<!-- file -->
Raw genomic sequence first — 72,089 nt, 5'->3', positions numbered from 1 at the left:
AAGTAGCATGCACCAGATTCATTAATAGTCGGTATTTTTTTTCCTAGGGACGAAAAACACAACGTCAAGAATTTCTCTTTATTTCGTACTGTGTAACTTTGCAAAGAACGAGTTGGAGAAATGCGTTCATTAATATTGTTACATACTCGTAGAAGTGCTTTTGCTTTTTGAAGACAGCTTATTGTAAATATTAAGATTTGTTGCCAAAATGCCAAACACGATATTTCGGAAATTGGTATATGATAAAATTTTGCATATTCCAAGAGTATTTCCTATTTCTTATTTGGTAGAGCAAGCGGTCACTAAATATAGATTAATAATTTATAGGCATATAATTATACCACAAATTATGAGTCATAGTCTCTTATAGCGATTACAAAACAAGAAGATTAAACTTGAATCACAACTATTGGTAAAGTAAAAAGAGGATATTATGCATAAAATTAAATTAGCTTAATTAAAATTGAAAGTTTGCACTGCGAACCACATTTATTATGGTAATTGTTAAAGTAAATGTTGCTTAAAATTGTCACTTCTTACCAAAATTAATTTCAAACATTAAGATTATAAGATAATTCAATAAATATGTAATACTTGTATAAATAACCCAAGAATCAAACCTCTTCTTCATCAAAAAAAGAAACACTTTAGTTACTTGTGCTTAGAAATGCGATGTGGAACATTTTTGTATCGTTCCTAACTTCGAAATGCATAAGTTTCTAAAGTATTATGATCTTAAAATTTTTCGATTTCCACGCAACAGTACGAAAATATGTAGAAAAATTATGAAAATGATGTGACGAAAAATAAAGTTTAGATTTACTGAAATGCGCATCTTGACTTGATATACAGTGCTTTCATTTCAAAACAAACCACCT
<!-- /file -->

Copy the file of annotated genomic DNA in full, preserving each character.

Raw genomic sequence first — 72,089 nt, 5'->3', positions numbered from 1 at the left:
AAGTAGCATGCACCAGATTCATTAATAGTCGGTATTTTTTTTCCTAGGGACGAAAAACACAACGTCAAGAATTTCTCTTTATTTCGTACTGTGTAACTTTGCAAAGAACGAGTTGGAGAAATGCGTTCATTAATATTGTTACATACTCGTAGAAGTGCTTTTGCTTTTTGAAGACAGCTTATTGTAAATATTAAGATTTGTTGCCAAAATGCCAAACACGATATTTCGGAAATTGGTATATGATAAAATTTTGCATATTCCAAGAGTATTTCCTATTTCTTATTTGGTAGAGCAAGCGGTCACTAAATATAGATTAATAATTTATAGGCATATAATTATACCACAAATTATGAGTCATAGTCTCTTATAGCGATTACAAAACAAGAAGATTAAACTTGAATCACAACTATTGGTAAAGTAAAAAGAGGATATTATGCATAAAATTAAATTAGCTTAATTAAAATTGAAAGTTTGCACTGCGAACCACATTTATTATGGTAATTGTTAAAGTAAATGTTGCTTAAAATTGTCACTTCTTACCAAAATTAATTTCAAACATTAAGATTATAAGATAATTCAATAAATATGTAATACTTGTATAAATAACCCAAGAATCAAACCTCTTCTTCATCAAAAAAAGAAACACTTTAGTTACTTGTGCTTAGAAATGCGATGTGGAACATTTTTGTATCGTTCCTAACTTCGAAATGCATAAGTTTCTAAAGTATTATGATCTTAAAATTTTTCGATTTCCACGCAACAGTACGAAAATATGTAGAAAAATTATGAAAATGATGTGACGAAAAATAAAGTTTAGATTTACTGAAATGCGCATCTTGACTTGATATACAGTGCTTTCATTTCAAAACAAACCACCT